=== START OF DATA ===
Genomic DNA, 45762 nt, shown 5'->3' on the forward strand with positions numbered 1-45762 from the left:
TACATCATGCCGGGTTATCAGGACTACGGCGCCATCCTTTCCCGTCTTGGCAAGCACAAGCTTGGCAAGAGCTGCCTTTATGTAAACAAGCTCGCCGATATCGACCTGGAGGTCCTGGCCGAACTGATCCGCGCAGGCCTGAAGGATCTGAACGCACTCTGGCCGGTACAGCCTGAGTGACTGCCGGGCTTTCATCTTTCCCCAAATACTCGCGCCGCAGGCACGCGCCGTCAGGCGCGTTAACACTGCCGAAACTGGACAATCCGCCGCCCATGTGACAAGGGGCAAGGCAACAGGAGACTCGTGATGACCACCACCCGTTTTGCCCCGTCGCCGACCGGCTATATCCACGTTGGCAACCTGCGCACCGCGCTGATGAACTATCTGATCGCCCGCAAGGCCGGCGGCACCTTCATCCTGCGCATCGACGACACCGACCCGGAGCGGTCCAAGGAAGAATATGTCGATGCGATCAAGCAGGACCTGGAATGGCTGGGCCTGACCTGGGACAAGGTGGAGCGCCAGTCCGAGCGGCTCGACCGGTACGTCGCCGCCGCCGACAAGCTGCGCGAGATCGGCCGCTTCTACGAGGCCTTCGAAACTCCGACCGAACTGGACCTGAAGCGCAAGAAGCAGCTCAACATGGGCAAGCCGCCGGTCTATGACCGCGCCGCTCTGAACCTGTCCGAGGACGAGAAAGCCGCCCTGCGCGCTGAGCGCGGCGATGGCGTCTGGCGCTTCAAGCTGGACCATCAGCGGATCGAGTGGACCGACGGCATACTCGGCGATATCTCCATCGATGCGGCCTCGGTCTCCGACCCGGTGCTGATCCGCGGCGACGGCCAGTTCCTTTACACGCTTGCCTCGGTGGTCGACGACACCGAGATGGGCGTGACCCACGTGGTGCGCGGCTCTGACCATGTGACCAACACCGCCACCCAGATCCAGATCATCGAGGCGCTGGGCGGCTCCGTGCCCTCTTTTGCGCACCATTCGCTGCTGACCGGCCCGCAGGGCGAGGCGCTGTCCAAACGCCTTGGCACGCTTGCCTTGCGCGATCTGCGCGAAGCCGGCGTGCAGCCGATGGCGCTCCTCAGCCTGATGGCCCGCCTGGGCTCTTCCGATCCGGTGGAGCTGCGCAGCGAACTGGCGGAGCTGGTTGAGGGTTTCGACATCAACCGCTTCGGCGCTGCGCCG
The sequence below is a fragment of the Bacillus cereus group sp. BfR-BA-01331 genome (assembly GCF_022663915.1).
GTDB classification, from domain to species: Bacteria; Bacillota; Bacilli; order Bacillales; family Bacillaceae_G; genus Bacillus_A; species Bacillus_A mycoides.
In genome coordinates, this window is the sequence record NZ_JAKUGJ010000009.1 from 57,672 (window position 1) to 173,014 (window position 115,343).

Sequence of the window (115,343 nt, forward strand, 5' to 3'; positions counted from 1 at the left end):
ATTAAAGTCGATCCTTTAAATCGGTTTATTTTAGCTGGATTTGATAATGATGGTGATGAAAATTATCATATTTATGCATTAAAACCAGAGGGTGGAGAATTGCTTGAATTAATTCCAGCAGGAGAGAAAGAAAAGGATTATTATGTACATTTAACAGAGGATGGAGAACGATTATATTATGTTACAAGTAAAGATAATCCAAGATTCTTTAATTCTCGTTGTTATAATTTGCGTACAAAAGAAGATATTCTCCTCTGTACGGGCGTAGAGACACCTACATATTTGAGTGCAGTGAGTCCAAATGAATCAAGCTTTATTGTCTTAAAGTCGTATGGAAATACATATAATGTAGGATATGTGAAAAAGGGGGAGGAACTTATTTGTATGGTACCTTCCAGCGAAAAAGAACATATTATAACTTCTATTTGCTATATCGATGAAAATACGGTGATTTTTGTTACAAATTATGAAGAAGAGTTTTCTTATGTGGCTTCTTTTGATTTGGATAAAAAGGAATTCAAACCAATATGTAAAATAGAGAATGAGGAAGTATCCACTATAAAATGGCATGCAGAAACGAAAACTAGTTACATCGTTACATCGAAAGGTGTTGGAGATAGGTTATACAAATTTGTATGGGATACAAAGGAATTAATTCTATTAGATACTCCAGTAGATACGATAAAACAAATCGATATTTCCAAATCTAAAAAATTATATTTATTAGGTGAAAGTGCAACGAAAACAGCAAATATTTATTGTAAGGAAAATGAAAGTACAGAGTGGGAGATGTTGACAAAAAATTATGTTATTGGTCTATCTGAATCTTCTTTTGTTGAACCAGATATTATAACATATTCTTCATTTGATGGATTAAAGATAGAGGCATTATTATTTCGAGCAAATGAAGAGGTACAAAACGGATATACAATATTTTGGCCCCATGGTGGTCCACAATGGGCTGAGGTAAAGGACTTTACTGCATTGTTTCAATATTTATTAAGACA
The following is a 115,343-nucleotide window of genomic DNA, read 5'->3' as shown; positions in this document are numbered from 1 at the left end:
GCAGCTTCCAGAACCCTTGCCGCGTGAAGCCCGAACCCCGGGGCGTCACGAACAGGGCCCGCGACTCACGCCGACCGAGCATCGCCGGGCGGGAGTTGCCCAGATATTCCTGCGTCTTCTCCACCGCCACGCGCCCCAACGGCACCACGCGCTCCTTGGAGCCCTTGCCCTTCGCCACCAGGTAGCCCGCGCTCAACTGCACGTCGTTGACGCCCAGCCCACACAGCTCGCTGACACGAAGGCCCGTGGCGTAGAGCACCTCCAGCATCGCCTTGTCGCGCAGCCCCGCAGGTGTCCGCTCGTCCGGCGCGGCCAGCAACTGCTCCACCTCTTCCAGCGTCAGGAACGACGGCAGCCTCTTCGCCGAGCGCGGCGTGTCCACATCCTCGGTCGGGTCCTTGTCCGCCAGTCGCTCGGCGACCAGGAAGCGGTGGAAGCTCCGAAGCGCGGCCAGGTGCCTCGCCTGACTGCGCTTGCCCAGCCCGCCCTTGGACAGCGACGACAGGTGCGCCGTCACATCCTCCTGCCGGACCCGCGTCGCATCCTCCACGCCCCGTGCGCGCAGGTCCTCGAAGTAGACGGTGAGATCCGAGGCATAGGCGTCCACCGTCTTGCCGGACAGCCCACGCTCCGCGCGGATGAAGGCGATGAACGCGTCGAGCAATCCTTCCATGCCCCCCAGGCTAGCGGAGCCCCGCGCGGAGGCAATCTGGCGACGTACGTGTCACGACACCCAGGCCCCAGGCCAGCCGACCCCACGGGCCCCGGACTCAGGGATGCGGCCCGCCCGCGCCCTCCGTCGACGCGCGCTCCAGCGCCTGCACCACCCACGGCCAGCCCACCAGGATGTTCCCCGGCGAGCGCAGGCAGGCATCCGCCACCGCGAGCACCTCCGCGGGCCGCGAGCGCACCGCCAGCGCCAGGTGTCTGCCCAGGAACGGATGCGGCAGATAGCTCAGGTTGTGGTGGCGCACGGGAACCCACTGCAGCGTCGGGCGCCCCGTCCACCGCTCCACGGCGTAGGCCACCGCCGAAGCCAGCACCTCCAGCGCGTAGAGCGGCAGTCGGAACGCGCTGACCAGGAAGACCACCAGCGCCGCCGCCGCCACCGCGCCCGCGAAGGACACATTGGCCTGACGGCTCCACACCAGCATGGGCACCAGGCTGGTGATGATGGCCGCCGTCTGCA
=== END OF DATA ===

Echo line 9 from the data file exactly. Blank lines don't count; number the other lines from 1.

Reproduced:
GCAGCTTCCAGAACCCTTGCCGCGTGAAGCCCGAACCCCGGGGCGTCACGAACAGGGCCCGCGACTCACGCCGACCGAGCATCGCCGGGCGGGAGTTGCCCAGATATTCCTGCGTCTTCTCCACCGCCACGCGCCCCAACGGCACCACGCGCTCCTTGGAGCCCTTGCCCTTCGCCACCAGGTAGCCCGCGCTCAACTGCACGTCGTTGACGCCCAGCCCACACAGCTCGCTGACACGAAGGCCCGTGGCGTAGAGCACCTCCAGCATCGCCTTGTCGCGCAGCCCCGCAGGTGTCCGCTCGTCCGGCGCGGCCAGCAACTGCTCCACCTCTTCCAGCGTCAGGAACGACGGCAGCCTCTTCGCCGAGCGCGGCGTGTCCACATCCTCGGTCGGGTCCTTGTCCGCCAGTCGCTCGGCGACCAGGAAGCGGTGGAAGCTCCGAAGCGCGGCCAGGTGCCTCGCCTGACTGCGCTTGCCCAGCCCGCCCTTGGACAGCGACGACAGGTGCGCCGTCACATCCTCCTGCCGGACCCGCGTCGCATCCTCCACGCCCCGTGCGCGCAGGTCCTCGAAGTAGACGGTGAGATCCGAGGCATAGGCGTCCACCGTCTTGCCGGACAGCCCACGCTCCGCGCGGATGAAGGCGATGAACGCGTCGAGCAATCCTTCCATGCCCCCCAGGCTAGCGGAGCCCCGCGCGGAGGCAATCTGGCGACGTACGTGTCACGACACCCAGGCCCCAGGCCAGCCGACCCCACGGGCCCCGGACTCAGGGATGCGGCCCGCCCGCGCCCTCCGTCGACGCGCGCTCCAGCGCCTGCACCACCCACGGCCAGCCCACCAGGATGTTCCCCGGCGAGCGCAGGCAGGCATCCGCCACCGCGAGCACCTCCGCGGGCCGCGAGCGCACCGCCAGCGCCAGGTGTCTGCCCAGGAACGGATGCGGCAGATAGCTCAGGTTGTGGTGGCGCACGGGAACCCACTGCAGCGTCGGGCGCCCCGTCCACCGCTCCACGGCGTAGGCCACCGCCGAAGCCAGCACCTCCAGCGCGTAGAGCGGCAGTCGGAACGCGCTGACCAGGAAGACCACCAGCGCCGCCGCCGCCACCGCGCCCGCGAAGGACACATTGGCCTGACGGCTCCACACCAGCATGGGCACCAGGCTGGTGATGATGGCCGCCGTCTGCA